A day after Prime Minister Hun Sen publicly lambasted his Thai counterpart during a fiery speech in Oddar Meanchey province, the Thai government yesterday offered a rare riposte, saying that Mr Hun Sen’s “harsh and rude words” will have a negative impact on relations between the two countries.
The premier’s comments, and the Thai response, represent the latest sallies in a war of words that has escalated over the past few days as Mr Hun Sen has rallied troops at several politically sensitive border sites, including Preah Vihear temple.
In a Monday speech delivered near the disputed Ta Moan temple complex, Mr Hun Sen took issue with comments the Thai premier made about the border tour, in particular Abhisit Vejjajiva’s denial that the Thai occupation of Wat Keo Sekha Kiri Svarak in July 2008 was an “invasion,” as Cambodia asserts.
“Now does Abhisit dare to swear? Swear on the death of his whole family, swear on the destruction of the whole country, whether Thai soldiers invaded Cambodian territory on July 15, 2008, or not,” said Mr Hun Sen.
Thai newspaper The Nation characterized these remarks as putting “a curse on Abhisit.”
Mr Hun Sen addressed Thai Deputy Prime Minister Suthep Thaugsuban in similar terms, saying: “Go ask the Thai villagers living…in front of Preah Vihear temple: ‘Did Thai troops come to stay [in the pagoda]?’… And if they do not speak the truth, may secret spirits break their necks [so] they all die. May they get hit by accidental gunfire, electrocuted or hit by a car.”
Mr Hun Sen also called Mr Abhisit “stupid and crazy,” “ill-bred” and a “power robber,” and made a pun on the Thai premier’s last name that drew laughter from the crowd of more than 1,000 soldiers and RCAF personnel present, calling him “Vej Chhar”–a Khmer term that literally means “long spoon,” but is used to refer to a dim-witted person.
More seriously, Mr Hun Sen reiterated his frequent charge that the Abhisit government is illegitimate and was installed by a revolution.
Mr Abhisit came to power in December 2008, after massive protests by Thai yellow-shirts paralyzed Bangkok. In 2006, a bloodless coup toppled the government of Thaksin Shinawatra, a fugitive from Thai justice who is now a close ally of Mr Hun Sen.
Mr Hun Sen in 1997 himself rejected claims that his takeover of power had been illegal after Prince Norodom Ranariddh was ousted in factional fighting.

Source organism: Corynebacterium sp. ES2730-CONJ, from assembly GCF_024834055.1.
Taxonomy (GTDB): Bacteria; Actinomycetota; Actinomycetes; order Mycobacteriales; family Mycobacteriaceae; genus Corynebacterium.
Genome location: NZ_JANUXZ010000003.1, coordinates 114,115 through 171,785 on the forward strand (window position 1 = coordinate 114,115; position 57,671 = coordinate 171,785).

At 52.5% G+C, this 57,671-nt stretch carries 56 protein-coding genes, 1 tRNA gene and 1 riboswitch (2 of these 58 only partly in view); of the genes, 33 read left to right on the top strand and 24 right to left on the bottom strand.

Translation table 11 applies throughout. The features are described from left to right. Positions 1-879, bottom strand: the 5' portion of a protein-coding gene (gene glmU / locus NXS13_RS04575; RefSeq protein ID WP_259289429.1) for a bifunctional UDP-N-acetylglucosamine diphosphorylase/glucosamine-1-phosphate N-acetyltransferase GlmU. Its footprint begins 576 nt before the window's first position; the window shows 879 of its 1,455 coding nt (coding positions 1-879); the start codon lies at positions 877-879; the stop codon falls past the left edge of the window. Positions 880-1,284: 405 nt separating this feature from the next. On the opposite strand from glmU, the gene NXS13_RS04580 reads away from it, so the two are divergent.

Chavanond Intarakomalyasut, an assistant to the Thai foreign minister, said on Monday that the premier’s epithets and insinuations would harm Thai-Cambodian relations, which have been severely frayed since Mr Thaksin was appointed an economic adviser to the Cambodian government in November.
“The harsh and rude words should not have come from a prime minister of any country. We cannot accept it,” Mr Chavanond told the Bangkok Post.
“It is impossible for any country to resume relations without being respectful of each other first.”
Such a statement is a rare occurrence for the Abhisit government, which has made an effort to portray itself as above the fray.
Mr Abhisit’s spokesman, Panitan Wattanayagorn, has repeatedly said that the government does not comment on Mr Hun Sen’s domestic speeches as a matter of policy. Indeed, Mr Panitan yesterday distanced the premier from Mr Chavanond’s remarks.
“He is not representing the government, he’s representing the Ministry of Foreign Affairs, which was requested by the government to clarify any point that could be a misunderstanding,” Mr Panitan said yesterday from Bangkok.
Among other things, the Thai Ministry of Foreign Affairs was asked to explain the Thai system of democracy to Prime Minister Hun Sen.
“We think [Mr Hun Sen] was misinformed in terms of our democratic system, where the prime minister can be selected from the parliamentary system,” Mr Panitan said, emphasizing that Mr Abhisit attained his office in accordance with Thai law.
“We have no specific response from the policy level,” he added.
Mr Abhisit was later quoted by The Nation, an English-language Bangkok daily, as saying that he would “let go” and not react to Mr Hun Sen’s speech. But in the same article, his deputy, Mr Suthep, kicked the clouds of controversy even higher by mocking Mr Hun Sen’s cancelled trip to Ta Moan temple.
“Hun Sen may be angry because he was disappointed that he could not visit Ta Moan Thom temple as planned,” he said. “One could lose control if he is angry.”
Council of Ministers spokesman Phay Siphan said yesterday that the prime minister is displeased with Mr Abhisit’s actions, not Mr Abhisit himself.
“He wasn’t attacking the Thai prime minister, but the way Abhisit treats Cambodia like it is Thailand’s servant,” Mr Siphan said.
Cambodia’s leaders are not misinformed about Thai democracy, he added.
“We understand how Abhisit earned the power to be prime minister,” he said. “We understand that Abhisit went to the premiership because of a coup d’etat, not because of the will of the Thai people. The Thai people elected Thaksin.”
Pavin Chachavalpongpun, a research fellow at the Institute of Southeast Asian Studies in Singapore, wrote in an e-mail yesterday that he expected the premier’s heated rhetoric to damage Thai-Cambodian relations further.
“The Thai Foreign Ministry said quite rightly that relations will not return to normalcy unless Hun Sen stops using such rhetoric,” he said. For example, “the Abhisit government has said that it is now wanting to press hard on the issue of overlapping territorial claims.”
Mr Pavin also pointed out that this speech comes at an inflection point in Thai politics, with protests against the Abhisit government mounting in advance of a Feb 26 verdict in Mr Thaksin’s asset seizure trial.
“Hun Sen has never been fond of this government and therefore refuses to deal with Abhisit,” he said. “Helping Thaksin to unseat Abhisit seems to be the favored choice of Hun Sen.”